Parliamentary Budget Officer, Fiscal Sustainability Report. http://www2.parl.gc.ca/sites/pbodpb/documents/FSR_2010.pdf

Sample Assessment Questions:

1a) Define the following terms: Fixed Exchange Rate; Floating Exchange Rate; Net Exports; Open Economy; Trade Deficit; Trade Surplus; Net Capital Outflow (NCO); Tariff; Capital Spending; Expenditure Estimate of GDP; Gross Domestic Product (GDP); Gross National Product; Income Estimate of Gross Domestic Product; Macroeconomics; Tax Expenditure; Self-Financing; Econometrics. 1b) What is gross domestic product? Why is this an important measure of macroeconomic performance? What is the difference between the income-based and expenditure-based estimate of a jurisdiction's GDP? 1c) What is meant when we refer to a country's trade balance? How does the concept of a trade deficit differ from the concept of a budget deficit?

2a) Define the following terms: Capital Spending; Expenditure Estimate of GDP; Gross Domestic Product (GDP); Gross National Product; Income Estimate of Gross Domestic Product; Macroeconomics; Tax Expenditure; Self-Financing 2b) Identify three major sources of revenue upon which governments in advanced democracies rely. In each case, identify one potential advantage and one potential drawback of relying heavily on each source of revenue. 2c) Some economists argue that there are tensions inherent to tax policy between the objectives of efficiency in equity. Write a short 1-3 page paper either in support of or against this proposition. 2d) What is fiscal stimulus? When do governments rely on economic stimulus? What are some of the arguments that have been presented against the extensive use of this policy instrument during and in the wake of the Great Recession?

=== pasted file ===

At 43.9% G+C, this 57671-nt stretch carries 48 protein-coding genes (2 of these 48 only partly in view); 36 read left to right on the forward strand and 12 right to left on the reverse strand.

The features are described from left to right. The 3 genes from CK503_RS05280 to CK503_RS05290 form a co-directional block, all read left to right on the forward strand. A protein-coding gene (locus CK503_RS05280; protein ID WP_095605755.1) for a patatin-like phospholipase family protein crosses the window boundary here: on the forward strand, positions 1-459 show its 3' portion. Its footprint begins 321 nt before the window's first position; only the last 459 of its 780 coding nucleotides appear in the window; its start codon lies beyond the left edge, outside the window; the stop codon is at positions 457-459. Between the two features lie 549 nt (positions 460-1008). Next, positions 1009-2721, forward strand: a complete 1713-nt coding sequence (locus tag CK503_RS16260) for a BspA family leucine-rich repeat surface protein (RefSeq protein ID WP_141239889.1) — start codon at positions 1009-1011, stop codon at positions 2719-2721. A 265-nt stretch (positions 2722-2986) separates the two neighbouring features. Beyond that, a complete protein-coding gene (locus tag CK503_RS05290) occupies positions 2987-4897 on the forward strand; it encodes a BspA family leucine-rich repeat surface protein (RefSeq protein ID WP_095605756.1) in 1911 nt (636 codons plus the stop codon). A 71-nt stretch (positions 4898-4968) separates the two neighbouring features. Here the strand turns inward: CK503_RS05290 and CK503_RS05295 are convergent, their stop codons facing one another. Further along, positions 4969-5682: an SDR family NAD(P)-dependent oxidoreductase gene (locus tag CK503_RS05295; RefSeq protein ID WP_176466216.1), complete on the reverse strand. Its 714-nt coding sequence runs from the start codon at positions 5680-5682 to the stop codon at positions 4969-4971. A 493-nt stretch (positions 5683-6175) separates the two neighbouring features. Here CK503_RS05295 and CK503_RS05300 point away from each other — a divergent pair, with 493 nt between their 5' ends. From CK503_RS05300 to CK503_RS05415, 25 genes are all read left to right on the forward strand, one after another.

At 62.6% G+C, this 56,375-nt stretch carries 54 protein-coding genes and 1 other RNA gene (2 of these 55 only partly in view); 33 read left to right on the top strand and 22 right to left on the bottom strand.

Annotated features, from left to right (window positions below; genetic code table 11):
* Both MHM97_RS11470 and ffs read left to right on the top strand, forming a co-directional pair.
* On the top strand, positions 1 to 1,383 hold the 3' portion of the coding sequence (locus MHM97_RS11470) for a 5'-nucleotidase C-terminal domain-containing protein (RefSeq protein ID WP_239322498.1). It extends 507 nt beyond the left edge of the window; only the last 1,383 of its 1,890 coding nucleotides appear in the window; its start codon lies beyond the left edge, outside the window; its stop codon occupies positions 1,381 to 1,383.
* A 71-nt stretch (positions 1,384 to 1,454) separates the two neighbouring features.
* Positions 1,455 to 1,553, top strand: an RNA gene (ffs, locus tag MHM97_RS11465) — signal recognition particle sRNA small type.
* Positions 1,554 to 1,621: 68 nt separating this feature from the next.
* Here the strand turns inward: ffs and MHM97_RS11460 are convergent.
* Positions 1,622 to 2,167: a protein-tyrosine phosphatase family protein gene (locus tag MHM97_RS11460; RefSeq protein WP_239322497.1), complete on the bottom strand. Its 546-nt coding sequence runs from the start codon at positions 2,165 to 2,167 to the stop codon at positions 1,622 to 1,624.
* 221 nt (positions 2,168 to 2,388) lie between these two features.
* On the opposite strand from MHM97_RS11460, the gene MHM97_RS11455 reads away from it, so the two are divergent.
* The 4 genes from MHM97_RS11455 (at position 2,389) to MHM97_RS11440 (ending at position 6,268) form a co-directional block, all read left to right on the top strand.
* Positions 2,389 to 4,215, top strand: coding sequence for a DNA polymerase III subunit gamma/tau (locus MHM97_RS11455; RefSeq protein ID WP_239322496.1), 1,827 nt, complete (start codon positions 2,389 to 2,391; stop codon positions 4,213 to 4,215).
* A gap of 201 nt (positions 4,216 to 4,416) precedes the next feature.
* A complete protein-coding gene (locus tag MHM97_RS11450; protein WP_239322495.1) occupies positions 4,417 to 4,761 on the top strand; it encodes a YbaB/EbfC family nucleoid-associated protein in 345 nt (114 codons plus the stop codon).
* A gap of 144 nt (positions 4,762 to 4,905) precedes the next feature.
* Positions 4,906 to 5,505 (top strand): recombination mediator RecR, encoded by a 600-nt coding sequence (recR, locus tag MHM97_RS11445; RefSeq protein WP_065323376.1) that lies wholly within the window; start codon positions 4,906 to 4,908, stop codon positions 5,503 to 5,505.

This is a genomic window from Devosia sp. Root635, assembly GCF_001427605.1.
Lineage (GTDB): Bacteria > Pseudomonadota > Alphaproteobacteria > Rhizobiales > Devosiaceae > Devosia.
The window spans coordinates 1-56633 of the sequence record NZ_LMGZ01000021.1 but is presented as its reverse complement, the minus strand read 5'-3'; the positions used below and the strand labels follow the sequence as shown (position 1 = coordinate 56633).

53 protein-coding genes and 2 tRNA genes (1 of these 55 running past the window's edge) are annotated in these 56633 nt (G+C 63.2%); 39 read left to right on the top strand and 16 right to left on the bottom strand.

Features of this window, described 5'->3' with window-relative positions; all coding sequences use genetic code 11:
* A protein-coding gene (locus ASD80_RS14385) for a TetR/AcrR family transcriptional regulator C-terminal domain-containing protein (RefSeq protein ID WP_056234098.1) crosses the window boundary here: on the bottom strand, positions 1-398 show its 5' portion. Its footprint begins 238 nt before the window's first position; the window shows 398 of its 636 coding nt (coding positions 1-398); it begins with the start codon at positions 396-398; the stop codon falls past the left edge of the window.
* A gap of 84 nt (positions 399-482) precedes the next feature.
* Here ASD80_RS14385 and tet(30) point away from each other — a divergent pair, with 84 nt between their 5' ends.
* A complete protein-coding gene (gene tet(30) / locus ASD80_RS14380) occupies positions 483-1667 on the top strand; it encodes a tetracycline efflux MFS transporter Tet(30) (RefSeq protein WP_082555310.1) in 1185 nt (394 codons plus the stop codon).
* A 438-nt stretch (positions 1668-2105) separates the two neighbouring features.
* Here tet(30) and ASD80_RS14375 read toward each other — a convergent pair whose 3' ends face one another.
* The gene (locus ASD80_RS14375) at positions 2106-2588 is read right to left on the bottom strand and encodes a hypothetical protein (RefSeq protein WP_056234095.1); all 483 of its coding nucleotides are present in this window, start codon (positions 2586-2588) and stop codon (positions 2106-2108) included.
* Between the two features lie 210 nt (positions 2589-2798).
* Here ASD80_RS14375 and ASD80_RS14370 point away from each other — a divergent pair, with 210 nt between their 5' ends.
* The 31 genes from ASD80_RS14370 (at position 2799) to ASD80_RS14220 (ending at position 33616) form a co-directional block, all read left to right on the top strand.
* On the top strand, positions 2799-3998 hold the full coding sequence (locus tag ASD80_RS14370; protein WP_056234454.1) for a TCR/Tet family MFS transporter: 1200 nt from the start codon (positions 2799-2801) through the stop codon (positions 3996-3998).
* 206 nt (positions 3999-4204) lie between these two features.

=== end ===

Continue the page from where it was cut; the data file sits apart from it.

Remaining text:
3a) Define the following terms: Progressive Tax; Quantity Tax; Sin Tax; Tax 3b) What is a progressive income tax? 3c) What is a pigouvian tax? What are the main arguments in favour of pigouvian taxes? 3d) What is the deadweight loss of taxation? Describe this concept using a diagram.

4a) Define the following terms: Budget Deficit; Budget Reserves; Budget Surplus; Debt; Deficit; Deficit Reduction; Fiscal Capacity; Public Accounts; Public Revenues 4b) What is meant by the term "fiscal consolidation?" Explain this concept making use of one example of a government that has successfully pursued a policy of fiscal consolidation. 4c) Economists often measure a jurisdiction's fiscal health by examining its net debt as a share of GDP. Why is this considered a useful indicator of the sustainability of a jurisdiction's debt load?

5a) Define the following terms: Central Bank; Inflation; Interest Rate Parity; Monetary Neutrality; Monetary Policy; Money Multiplier; Nominal Exchange Rate; Nominal GDP; Open Market Operations; Overnight Rate; Quantity Equation; Quantity Theory of Money; Real Exchange Rate; Real Interest Rate; Theory of Interest Rate Parity; Velocity of Money; Financial System 5b) What is monetary policy? What is the difference between monetary and fiscal policy? 5c) What is a central bank? What is the relationship between the central bank and the sitting government?

6a) Define the following terms: Aggregate Demand; Aggregate Supply Curve; Automatic Stabilizers; Business Cycle; Fiscal Policy; Involuntary Unemployment; Keynesian Economics; Labour Force; Labour Force Participation Rate; Multiplier Effect; Natural Rate of Unemployment; Stabilization Policy; Stabilization Policy Lags; Unemployment; Unemployment Rate. 6b) What are automatic stabilizers? Explain, with an example, the role of automatic stabilizers in the fiscal policy of advanced economies. 6c) What is meant by the term "Keynesian fiscal policy," and why is this concept important? 6d) What is the business cycle, and what is the role of fiscal policy in influencing the business cycle?

 

Page created by: James Ban on 7 July 2015


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School of Public Policy and Governance